This I Believe

Andrew - Westtown, Pennsylvania
Entered on September 11, 2006
Age Group: 50 - 65
Themes: creativity

Why a Sexagenarian Shares His Bob Dylan in an Elective

At mid-career I wrote a five-page summary of what I thought was special about

teaching English at Westtown in Leonard Kenworthy’s Quaker Education: A Source

Book. I emphasized how the teacher must develop a knack for finding the added

dimension to enhance what could happen in the disciplined and deliberate classroom.

A large part of the teacher’s resourcefulness was the selective, productive energy, that

if shared properly, could be contagious.

Fast-forward twenty years to the Bob Dylan course. Students knew they liked the

material but, by and large, did not know why. They wanted the tools to, in the words of

the critic, Christopher Ricks, known to me for his impressive work on John Milton and

T.S. Eliot, “take hold of the [Dylan] bundle” (Dylan’s Visions of Sin ,Ecco Press, 2003,

6). This follower of the even more famous Cambridge critic, William Empson, was

accustomed to Empson’s “teasing meaning out of the text.” So we had this wonderful

convergence that was centered by an important literary critic saying in 2003 to take

Dylan seriously as a poet. Ricks’ mantra to the students was “Read books, repeat

quotations, draw conclusions” 302. Moreover, many of his own conclusions about

Dylan’s choric repetitions and revisions had come from his earlier work on Eliot’s

“visions and revisions.” Dylan in Biograph joins this convergence of writer, critic and


To the aspiring songwriter and singer, I say disregard all the

current stuff, forget it, you’re better off, read John Keats,

Melville, listen to Robert Johnson and Woody Guthrie.

(Ricks 361)

Crichton—–p. 2

No one denies that Dylan is a wordsmith, that his rhymes and rhythms are captivating,

or that his output is Shakespearean in magnitude; it is worth attending to seriously.

Son Stuart and the internet provided the music and lyrics. All I had to do was not to be

afraid to be innovative, to be willing to work hard on a project and never to stop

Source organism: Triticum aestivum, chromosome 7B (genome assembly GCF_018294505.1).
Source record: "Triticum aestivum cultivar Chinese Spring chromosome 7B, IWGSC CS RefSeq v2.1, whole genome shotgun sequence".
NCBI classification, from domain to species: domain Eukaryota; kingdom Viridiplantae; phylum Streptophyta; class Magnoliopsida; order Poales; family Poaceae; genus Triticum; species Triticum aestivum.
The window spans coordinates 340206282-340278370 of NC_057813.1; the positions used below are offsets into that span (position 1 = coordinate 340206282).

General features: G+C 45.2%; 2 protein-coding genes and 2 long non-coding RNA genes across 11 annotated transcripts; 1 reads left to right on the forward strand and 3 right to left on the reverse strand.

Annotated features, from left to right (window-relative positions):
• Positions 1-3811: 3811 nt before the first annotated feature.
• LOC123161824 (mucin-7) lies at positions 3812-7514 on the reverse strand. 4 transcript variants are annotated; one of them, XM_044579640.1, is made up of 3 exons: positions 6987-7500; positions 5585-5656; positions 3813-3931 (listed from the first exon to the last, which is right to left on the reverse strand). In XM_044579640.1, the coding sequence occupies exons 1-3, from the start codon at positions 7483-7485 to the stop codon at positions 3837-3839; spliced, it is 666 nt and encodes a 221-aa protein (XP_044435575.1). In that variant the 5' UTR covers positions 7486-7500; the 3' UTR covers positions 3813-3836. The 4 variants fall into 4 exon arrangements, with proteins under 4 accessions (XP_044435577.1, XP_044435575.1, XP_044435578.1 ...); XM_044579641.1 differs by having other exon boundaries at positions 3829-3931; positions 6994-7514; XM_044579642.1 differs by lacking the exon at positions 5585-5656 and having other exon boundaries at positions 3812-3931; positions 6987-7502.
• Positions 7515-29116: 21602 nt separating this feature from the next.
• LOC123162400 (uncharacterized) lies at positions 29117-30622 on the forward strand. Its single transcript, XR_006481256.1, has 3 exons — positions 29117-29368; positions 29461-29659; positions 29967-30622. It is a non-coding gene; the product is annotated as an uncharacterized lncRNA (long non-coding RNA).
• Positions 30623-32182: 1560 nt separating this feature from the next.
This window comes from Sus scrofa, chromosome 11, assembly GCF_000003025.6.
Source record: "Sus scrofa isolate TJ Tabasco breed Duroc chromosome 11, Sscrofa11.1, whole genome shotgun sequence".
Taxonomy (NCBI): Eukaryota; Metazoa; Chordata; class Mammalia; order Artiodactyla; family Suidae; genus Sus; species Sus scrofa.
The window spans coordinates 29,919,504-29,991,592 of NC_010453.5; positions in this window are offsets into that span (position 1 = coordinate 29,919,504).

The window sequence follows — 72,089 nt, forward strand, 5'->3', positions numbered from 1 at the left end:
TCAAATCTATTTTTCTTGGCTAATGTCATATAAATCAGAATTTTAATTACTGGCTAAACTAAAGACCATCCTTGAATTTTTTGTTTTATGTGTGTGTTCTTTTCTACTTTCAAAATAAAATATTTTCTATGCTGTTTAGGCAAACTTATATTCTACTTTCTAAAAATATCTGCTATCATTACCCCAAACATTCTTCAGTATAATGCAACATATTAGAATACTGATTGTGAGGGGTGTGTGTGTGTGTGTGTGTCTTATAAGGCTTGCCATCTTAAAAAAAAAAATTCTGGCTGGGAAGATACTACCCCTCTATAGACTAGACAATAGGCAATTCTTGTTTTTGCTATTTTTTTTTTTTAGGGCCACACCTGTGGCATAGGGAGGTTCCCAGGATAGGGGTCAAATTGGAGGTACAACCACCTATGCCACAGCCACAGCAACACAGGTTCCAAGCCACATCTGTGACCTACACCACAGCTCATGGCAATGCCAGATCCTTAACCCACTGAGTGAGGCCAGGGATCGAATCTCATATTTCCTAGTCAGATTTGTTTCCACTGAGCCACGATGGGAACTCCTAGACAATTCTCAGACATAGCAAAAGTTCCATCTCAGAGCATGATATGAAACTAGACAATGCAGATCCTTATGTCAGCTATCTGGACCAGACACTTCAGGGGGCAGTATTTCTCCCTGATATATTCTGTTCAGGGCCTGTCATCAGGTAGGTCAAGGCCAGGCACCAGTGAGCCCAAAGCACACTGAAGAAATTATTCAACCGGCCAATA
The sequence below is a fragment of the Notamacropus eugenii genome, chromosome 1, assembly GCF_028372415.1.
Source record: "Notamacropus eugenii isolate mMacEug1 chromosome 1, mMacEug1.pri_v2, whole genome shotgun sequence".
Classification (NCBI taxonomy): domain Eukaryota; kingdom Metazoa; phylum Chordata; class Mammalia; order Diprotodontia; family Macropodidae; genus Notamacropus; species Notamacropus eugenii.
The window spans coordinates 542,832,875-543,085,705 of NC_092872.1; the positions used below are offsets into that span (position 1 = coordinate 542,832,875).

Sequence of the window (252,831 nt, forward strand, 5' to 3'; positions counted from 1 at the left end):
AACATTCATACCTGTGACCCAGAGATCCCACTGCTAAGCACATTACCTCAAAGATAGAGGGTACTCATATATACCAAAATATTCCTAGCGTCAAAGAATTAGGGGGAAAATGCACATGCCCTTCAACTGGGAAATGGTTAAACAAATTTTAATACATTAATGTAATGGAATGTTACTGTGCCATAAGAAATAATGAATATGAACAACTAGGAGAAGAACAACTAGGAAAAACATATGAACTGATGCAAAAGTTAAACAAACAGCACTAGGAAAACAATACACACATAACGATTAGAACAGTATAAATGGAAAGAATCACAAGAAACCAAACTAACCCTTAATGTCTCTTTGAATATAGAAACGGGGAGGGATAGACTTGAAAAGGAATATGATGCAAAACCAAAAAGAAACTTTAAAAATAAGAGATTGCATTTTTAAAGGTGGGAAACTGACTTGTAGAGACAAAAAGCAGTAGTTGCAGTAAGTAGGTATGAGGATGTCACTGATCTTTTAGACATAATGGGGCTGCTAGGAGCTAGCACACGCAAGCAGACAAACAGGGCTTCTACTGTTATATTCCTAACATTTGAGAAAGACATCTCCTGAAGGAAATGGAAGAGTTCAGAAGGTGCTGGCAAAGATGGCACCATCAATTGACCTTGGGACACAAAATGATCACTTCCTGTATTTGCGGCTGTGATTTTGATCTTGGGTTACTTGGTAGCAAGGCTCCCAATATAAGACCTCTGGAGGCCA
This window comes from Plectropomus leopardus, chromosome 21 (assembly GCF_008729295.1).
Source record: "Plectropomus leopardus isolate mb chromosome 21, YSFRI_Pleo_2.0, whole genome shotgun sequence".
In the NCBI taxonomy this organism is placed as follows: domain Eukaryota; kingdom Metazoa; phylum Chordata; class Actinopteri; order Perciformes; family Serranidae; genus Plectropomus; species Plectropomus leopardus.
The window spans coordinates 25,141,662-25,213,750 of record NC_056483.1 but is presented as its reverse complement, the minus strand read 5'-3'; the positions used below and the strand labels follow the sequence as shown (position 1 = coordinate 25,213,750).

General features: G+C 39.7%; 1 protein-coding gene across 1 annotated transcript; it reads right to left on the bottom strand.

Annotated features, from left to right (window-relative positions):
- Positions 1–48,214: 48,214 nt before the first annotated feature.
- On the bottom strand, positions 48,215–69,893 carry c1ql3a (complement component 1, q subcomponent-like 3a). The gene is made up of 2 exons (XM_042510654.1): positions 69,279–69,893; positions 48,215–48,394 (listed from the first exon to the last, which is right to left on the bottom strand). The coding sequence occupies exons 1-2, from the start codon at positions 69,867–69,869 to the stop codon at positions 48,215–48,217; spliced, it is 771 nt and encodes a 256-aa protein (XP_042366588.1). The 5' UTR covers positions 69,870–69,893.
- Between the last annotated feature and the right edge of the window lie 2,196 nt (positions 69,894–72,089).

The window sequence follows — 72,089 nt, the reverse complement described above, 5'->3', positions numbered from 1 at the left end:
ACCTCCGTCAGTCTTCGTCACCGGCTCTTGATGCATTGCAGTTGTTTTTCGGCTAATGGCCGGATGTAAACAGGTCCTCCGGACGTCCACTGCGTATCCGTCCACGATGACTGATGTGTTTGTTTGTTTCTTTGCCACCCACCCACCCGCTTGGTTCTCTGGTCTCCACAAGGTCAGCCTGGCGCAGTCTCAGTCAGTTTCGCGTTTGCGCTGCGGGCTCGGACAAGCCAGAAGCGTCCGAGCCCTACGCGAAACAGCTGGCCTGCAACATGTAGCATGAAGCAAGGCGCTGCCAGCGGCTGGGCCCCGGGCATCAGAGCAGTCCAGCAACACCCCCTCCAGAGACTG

What were my responsibilities in the project? In order to convince students to

look closely at the material, both Dylan and Ricks’ “take” on Dylan, I had to be

very attentive to detail and to aural detail that was often difficult for someone who

deals primarily with the written word. As I said in my article in the 80’s, my ignorance

was transparent; I was dependent on my students to fill gaps in my understanding. To

take such a role responsibly, you must be honest and dependable. Moreover, you must

communicate effectively, at least most of the time. I was unsure exactly what I dreamt of

for this course. I knew I had played Dylan’s “Desolation Row” in a poetry lecture to

600 University of Florida freshmen in October of 1971, so the idea had been

germinating since then—the same idea/question my students had about how to talk about

Bob Dylan’s lyrics as poetry. All we needed was Ricks’ Dylan’sVisions of Sin as a


So with a portable CD player and 36 CDs and records, we began moving

inductively from individual lyric to the larger context. We tried to acquire as many

of the items in Ricks’ “bag of tricks” as we could master. His book might be viewed

as a series of solutions to poem-puzzles rather than a standard critical work, a fact that

was appealing to students once they adjusted to it. Dylan is urbane. He believes and can

convince you that just as Shakespeare had his proper moment, so did Bob Dylan

to create something beyond himself. Ricks can blend the jazz of Charlie Mingus

(143) with Dylan’s music. He can extend visual images as a good literary critic must.

In short, he can be a pied-piper who allows students to revel in a medium they have

already accepted as their own. My role as aging hippie was as an approving stage

manager and prop man.